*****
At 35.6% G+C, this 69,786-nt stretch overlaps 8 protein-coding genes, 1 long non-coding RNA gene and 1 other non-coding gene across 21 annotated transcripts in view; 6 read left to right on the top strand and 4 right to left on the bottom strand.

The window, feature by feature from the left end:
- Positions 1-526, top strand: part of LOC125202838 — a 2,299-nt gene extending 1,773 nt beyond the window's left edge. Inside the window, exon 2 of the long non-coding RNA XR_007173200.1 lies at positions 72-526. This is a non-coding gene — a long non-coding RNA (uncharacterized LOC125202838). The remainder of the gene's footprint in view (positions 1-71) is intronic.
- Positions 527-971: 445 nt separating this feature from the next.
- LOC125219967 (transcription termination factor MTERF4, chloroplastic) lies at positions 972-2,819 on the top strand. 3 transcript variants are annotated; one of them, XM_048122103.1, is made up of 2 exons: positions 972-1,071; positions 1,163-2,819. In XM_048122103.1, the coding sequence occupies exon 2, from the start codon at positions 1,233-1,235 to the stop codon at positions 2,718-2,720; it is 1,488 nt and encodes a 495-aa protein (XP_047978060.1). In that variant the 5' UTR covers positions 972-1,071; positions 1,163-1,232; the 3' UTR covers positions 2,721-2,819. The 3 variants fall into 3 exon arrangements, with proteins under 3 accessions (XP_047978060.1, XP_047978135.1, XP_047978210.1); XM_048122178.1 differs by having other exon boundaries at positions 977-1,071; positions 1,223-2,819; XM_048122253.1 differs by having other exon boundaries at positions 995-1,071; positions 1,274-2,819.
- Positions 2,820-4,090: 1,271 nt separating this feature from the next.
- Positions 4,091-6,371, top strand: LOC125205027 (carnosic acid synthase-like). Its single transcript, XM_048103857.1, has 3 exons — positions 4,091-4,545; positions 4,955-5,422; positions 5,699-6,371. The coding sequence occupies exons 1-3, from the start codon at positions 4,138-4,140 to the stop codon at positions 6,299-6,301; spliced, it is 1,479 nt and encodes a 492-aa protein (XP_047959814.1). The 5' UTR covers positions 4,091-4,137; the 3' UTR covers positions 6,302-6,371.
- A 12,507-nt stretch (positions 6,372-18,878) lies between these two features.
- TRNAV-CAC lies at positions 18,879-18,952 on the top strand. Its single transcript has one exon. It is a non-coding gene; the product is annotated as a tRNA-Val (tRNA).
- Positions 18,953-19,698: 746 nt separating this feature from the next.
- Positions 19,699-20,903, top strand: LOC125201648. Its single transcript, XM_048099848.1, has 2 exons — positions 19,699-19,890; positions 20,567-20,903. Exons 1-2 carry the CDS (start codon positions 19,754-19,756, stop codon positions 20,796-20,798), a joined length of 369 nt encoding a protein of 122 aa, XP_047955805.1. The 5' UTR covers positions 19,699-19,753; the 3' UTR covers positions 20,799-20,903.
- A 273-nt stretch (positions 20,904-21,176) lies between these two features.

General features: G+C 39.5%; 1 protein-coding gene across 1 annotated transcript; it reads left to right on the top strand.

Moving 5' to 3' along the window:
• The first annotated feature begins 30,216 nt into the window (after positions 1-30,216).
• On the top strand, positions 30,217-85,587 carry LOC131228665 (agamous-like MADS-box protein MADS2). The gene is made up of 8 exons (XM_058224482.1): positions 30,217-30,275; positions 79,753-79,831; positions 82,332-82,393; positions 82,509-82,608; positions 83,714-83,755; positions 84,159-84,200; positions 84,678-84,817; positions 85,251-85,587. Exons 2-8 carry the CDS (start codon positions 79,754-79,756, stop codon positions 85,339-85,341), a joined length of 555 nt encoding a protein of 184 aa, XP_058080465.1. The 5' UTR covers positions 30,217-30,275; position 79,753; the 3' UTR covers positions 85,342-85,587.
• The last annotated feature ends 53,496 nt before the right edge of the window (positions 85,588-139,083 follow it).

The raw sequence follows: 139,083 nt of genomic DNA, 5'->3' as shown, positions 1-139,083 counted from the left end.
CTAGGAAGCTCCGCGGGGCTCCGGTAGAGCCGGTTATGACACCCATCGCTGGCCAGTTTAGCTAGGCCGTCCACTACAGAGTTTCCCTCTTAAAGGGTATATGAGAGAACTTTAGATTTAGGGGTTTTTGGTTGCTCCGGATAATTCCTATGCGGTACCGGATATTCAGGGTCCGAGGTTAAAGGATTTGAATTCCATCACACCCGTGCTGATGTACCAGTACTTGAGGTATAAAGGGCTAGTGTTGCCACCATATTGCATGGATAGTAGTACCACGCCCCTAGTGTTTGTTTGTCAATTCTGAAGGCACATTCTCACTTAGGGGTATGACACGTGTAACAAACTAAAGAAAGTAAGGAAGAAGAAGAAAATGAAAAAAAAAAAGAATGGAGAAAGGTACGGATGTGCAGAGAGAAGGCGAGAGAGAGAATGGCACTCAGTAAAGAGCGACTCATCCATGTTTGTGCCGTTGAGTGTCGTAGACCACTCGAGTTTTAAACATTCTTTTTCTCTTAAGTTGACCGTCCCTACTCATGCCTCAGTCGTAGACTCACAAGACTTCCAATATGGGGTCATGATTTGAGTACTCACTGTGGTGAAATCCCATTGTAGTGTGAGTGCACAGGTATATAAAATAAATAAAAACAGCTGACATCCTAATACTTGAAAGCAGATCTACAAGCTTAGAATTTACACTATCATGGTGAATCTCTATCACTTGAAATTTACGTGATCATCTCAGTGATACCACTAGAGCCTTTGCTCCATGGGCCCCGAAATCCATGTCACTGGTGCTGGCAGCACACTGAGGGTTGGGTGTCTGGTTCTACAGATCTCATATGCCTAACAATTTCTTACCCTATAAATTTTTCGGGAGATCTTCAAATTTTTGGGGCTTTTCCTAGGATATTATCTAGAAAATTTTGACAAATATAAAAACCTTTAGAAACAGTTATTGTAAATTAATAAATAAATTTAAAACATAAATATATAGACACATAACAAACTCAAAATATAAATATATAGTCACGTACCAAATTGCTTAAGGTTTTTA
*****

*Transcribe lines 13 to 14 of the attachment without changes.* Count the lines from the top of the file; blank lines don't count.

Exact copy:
General features: G+C 39.5%; 1 protein-coding gene across 1 annotated transcript; it reads left to right on the top strand.

Moving 5' to 3' along the window: